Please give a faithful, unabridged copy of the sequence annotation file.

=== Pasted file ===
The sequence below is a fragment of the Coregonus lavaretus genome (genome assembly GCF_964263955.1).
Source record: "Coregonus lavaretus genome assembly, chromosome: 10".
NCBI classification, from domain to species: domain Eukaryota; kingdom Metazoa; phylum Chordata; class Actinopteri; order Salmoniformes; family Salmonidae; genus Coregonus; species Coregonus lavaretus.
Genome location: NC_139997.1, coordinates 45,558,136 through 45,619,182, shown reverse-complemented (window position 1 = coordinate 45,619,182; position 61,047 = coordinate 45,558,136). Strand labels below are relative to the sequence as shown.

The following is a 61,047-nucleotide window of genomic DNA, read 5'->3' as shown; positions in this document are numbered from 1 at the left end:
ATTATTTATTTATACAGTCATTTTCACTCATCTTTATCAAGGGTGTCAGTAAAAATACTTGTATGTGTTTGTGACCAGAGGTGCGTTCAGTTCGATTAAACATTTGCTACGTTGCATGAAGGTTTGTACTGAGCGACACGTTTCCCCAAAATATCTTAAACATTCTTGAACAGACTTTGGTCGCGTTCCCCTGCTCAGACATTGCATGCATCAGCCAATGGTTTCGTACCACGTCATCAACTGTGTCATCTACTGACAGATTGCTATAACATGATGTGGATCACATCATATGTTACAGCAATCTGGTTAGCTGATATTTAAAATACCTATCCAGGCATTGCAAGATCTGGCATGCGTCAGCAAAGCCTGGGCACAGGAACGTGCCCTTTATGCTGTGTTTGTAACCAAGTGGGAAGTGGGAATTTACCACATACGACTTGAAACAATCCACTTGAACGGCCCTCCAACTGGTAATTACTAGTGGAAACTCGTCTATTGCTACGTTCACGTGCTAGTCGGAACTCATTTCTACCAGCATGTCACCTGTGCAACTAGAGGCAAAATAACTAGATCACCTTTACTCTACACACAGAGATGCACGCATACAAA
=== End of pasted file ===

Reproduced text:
The sequence below is a fragment of the Coregonus lavaretus genome (genome assembly GCF_964263955.1).
Source record: "Coregonus lavaretus genome assembly, chromosome: 10".
NCBI classification, from domain to species: domain Eukaryota; kingdom Metazoa; phylum Chordata; class Actinopteri; order Salmoniformes; family Salmonidae; genus Coregonus; species Coregonus lavaretus.
Genome location: NC_139997.1, coordinates 45,558,136 through 45,619,182, shown reverse-complemented (window position 1 = coordinate 45,619,182; position 61,047 = coordinate 45,558,136). Strand labels below are relative to the sequence as shown.

The following is a 61,047-nucleotide window of genomic DNA, read 5'->3' as shown; positions in this document are numbered from 1 at the left end:
ATTATTTATTTATACAGTCATTTTCACTCATCTTTATCAAGGGTGTCAGTAAAAATACTTGTATGTGTTTGTGACCAGAGGTGCGTTCAGTTCGATTAAACATTTGCTACGTTGCATGAAGGTTTGTACTGAGCGACACGTTTCCCCAAAATATCTTAAACATTCTTGAACAGACTTTGGTCGCGTTCCCCTGCTCAGACATTGCATGCATCAGCCAATGGTTTCGTACCACGTCATCAACTGTGTCATCTACTGACAGATTGCTATAACATGATGTGGATCACATCATATGTTACAGCAATCTGGTTAGCTGATATTTAAAATACCTATCCAGGCATTGCAAGATCTGGCATGCGTCAGCAAAGCCTGGGCACAGGAACGTGCCCTTTATGCTGTGTTTGTAACCAAGTGGGAAGTGGGAATTTACCACATACGACTTGAAACAATCCACTTGAACGGCCCTCCAACTGGTAATTACTAGTGGAAACTCGTCTATTGCTACGTTCACGTGCTAGTCGGAACTCATTTCTACCAGCATGTCACCTGTGCAACTAGAGGCAAAATAACTAGATCACCTTTACTCTACACACAGAGATGCACGCATACAAA